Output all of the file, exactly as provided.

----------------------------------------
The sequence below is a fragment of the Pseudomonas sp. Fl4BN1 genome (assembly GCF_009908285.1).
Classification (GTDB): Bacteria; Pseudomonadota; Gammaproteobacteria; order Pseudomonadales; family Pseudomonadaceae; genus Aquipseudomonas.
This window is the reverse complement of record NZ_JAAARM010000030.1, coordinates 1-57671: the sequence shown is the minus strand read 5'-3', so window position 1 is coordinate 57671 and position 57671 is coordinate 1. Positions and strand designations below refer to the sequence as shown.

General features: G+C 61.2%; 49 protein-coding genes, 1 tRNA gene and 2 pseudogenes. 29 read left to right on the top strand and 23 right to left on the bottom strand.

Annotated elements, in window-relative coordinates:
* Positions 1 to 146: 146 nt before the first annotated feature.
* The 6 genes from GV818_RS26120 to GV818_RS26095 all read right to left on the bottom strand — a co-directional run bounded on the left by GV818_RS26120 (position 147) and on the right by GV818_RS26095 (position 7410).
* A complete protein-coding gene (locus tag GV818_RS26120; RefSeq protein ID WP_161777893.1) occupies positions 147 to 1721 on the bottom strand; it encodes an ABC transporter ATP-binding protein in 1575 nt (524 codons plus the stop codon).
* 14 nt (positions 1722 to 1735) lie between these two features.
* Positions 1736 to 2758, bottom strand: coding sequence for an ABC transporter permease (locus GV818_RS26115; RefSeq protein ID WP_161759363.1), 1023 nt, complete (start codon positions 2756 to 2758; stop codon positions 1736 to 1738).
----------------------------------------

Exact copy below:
The sequence below is a fragment of the Pseudomonas sp. Fl4BN1 genome (assembly GCF_009908285.1).
Classification (GTDB): Bacteria; Pseudomonadota; Gammaproteobacteria; order Pseudomonadales; family Pseudomonadaceae; genus Aquipseudomonas.
This window is the reverse complement of record NZ_JAAARM010000030.1, coordinates 1-57671: the sequence shown is the minus strand read 5'-3', so window position 1 is coordinate 57671 and position 57671 is coordinate 1. Positions and strand designations below refer to the sequence as shown.

General features: G+C 61.2%; 49 protein-coding genes, 1 tRNA gene and 2 pseudogenes. 29 read left to right on the top strand and 23 right to left on the bottom strand.

Annotated elements, in window-relative coordinates:
* Positions 1 to 146: 146 nt before the first annotated feature.
* The 6 genes from GV818_RS26120 to GV818_RS26095 all read right to left on the bottom strand — a co-directional run bounded on the left by GV818_RS26120 (position 147) and on the right by GV818_RS26095 (position 7410).
* A complete protein-coding gene (locus tag GV818_RS26120; RefSeq protein ID WP_161777893.1) occupies positions 147 to 1721 on the bottom strand; it encodes an ABC transporter ATP-binding protein in 1575 nt (524 codons plus the stop codon).
* 14 nt (positions 1722 to 1735) lie between these two features.
* Positions 1736 to 2758, bottom strand: coding sequence for an ABC transporter permease (locus GV818_RS26115; RefSeq protein ID WP_161759363.1), 1023 nt, complete (start codon positions 2756 to 2758; stop codon positions 1736 to 1738).